At a Black Country CIPD event yesterday, one of the speakers was from Inspiring the Future. This is a free service which sees people from all sectors and professions volunteering to go into state schools and colleges to help young people understand the working world and the jobs it has to offer.
The time commitment can be as little as one hour per year, so is not demanding. Businesses often complain that young people have little idea of what is expected of them in the world of work. There are further problems in lack of career guidance, and of unrealistic expectations of the job market. So many want to work in sport or the media! Now is the chance to do something about it.
For further information, and to volunteer, visit their site here.
An interesting story from Peter Day of the BBC on how the founder of Poundland learned about business through Bilston Market here. The suggestion is that practice beats business school.
Never one to avoid sitting on a fence if it is available, I suggest that both have their place. However, practical experience cannot be found in a book.
Can a lawyer learn from running another business? Certainly, and I know some who are involved in multilevel marketing. More interesting is someone who was a Practice Manager, who spend weekends travelling round craft fairs selling hand made chocolates, meeting creative and business needs. It is perhaps unlikely that a Partner will have time to run a side business, although I recently stayed in a B&B which was part of a group with a firm of solicitors. It may be that it was part of a pension scheme, but it was certainly a business, not just a property investment.
Older readers will remember Victor Kiam, the man who liked the shaver so much, he bough the company. He assisted his wife with her business of importing Chinese jewellery. The other half’s business can also be a learning laboratory.
Just as accountants talk of launching legal arms to provide a “one stop shop”, news that a law firm has set up an accountancy arm to do the same. HCB Solicitors has taken a majority stake in Hatch Accountancy, details from the Birmingham Post here.
It will, of course, be interesting to see how it works, and if clients see it as an advantage.
An interesting podcast from the ABA discussing Prof. Norman S Posner’s new book on the impact of Lord Mansfield on American law. This includes
• A confession must be voluntary to be admissible as evidence.
• Libel is not protected by the First Amendment.
• Custody disputes are decided based upon the welfare of the child.
• Electronic surveillance for domestic security purposes requires a warrant.
• Habeas corpus applies to prisoners being held by the government even outside the geographical boundaries of the United States.
I am not sure that he has any longer quite such an influence in the UK, not least because many of these issues are dealt with by statute. I was aware of the Somerset case, where he held that slavery did not exist in England (in the absence of a statute establishing it).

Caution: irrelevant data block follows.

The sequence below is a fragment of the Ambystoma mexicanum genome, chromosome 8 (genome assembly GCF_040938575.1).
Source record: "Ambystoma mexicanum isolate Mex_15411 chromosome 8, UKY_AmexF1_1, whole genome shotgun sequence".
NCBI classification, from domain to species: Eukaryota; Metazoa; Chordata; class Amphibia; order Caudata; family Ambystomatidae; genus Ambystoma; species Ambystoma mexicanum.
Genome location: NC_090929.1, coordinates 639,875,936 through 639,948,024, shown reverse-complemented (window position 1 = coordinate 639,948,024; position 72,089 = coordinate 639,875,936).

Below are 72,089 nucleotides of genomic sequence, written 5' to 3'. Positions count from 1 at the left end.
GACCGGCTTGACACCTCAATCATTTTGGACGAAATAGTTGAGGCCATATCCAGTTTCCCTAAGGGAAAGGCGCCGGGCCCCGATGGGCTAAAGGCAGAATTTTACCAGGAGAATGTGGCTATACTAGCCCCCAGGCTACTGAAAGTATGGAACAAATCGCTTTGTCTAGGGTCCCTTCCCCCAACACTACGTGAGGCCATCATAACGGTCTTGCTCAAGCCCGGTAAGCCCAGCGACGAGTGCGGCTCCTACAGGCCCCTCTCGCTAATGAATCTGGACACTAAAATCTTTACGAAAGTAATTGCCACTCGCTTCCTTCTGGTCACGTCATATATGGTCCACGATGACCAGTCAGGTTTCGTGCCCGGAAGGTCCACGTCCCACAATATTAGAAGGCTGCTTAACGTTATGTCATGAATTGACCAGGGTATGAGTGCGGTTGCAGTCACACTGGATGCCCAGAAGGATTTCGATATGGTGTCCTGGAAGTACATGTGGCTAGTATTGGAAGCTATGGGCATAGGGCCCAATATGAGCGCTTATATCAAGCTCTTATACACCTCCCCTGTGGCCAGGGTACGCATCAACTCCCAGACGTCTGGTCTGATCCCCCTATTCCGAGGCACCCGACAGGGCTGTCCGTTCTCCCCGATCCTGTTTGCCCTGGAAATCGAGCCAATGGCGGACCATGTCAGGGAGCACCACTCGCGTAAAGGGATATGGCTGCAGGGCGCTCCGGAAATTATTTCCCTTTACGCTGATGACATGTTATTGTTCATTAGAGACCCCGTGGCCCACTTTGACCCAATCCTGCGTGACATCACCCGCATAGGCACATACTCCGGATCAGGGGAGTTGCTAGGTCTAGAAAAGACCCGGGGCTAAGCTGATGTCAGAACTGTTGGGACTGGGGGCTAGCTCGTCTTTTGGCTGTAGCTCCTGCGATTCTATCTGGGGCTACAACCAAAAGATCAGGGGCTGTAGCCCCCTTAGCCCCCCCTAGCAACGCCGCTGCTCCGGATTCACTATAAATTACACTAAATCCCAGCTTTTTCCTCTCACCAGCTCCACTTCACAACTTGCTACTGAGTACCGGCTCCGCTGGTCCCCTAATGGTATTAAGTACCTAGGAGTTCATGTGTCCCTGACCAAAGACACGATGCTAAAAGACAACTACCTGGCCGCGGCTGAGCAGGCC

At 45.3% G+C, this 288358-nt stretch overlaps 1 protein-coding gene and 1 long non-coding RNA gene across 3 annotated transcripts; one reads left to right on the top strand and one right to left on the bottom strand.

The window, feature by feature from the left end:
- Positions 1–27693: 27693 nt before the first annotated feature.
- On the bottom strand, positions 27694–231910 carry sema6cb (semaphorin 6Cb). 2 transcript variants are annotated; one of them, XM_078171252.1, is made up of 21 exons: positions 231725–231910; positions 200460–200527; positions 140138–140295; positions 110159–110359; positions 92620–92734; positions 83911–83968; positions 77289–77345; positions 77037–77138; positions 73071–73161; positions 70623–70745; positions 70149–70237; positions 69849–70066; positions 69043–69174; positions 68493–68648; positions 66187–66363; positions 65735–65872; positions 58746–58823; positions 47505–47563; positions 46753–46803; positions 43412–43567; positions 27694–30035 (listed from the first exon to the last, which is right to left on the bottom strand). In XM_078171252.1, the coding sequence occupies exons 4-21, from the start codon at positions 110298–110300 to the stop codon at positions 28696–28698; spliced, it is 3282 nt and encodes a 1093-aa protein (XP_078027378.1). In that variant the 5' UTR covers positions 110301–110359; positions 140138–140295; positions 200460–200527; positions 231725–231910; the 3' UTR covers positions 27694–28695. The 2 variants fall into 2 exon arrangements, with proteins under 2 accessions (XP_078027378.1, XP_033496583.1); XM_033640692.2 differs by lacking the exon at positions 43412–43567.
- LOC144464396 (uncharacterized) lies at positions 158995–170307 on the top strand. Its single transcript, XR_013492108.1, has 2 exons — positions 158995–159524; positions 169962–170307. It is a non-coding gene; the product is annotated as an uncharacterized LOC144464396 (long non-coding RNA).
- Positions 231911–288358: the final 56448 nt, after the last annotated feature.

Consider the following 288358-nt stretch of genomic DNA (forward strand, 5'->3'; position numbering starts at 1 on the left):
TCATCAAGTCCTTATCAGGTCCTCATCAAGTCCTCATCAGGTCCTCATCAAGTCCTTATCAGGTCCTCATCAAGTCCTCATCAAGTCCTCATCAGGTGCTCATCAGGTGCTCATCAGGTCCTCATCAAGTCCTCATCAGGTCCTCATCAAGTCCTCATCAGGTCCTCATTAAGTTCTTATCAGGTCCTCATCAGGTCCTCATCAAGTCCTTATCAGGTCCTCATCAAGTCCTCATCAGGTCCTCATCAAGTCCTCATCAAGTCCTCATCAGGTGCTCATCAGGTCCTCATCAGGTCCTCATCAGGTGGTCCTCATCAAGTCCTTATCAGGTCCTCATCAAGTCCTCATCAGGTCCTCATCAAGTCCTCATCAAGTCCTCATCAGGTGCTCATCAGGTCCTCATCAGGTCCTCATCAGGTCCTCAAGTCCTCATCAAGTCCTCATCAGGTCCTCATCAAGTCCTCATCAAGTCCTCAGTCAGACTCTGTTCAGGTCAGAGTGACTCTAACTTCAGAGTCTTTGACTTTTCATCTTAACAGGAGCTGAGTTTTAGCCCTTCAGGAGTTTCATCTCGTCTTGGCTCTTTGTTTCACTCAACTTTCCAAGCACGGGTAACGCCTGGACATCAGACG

Access the podcast here.
As it happens, the Daily Mail also mentioned Lord Mansfield last week. There is a new film inspired by a Mansfield family double portrait which depicts a young black woman, Dido Elizabeth Belle. This was highly unusual in the 1770/80’s, and the story gives a background to Mansfield’s decision in the Somerset case. Read it here.
I have been doing work on preparing a Mental Toughness Development Course recently, part of the reason for a lack of posts. One of the points I make is that mental toughness can indeed be improved. It is important in this context to know that the MTQ48 test (the starting point) uses a model based on the 4C’s: Challenge, Challenge, Control (emotional, life) and Confidence (abilities, interpersonal).
I read a good illustration on the Dr Laura site recently. A mother describes the problems her son has, and how she set him a physical challenge – the minor one of walking 200 miles across England, Coast to Coast. Read it here. He says ” I’m not a guy who quits any more.” That means he has already developed more mental toughness, and you can see the link to the 4C’s.
I very much hope that they make it to Robin Hood’s Bay, the end of the walk, and look at the plaque about the lifeboat. That also illustrates successfully overcoming difficulties.
On 19th January 1881, the brig “Vessel” ran aground in the bay. Sea conditions meant that the Whitby lifeboat could not be launched for a rescue. Instead, it was dragged 6 miles from Whitby to Robin Hood’s Bay through 7 foot snow drifts. This involved 18 horses and 200 men. Once it reached the village, walls were removed and bushes uprooted to make a wide enough passage to the sea. The crew of the “Vessel” were successfully rescued, at the second attempt.
Mentally tough people are not passive, but take action to overcome problems – even if they are 11.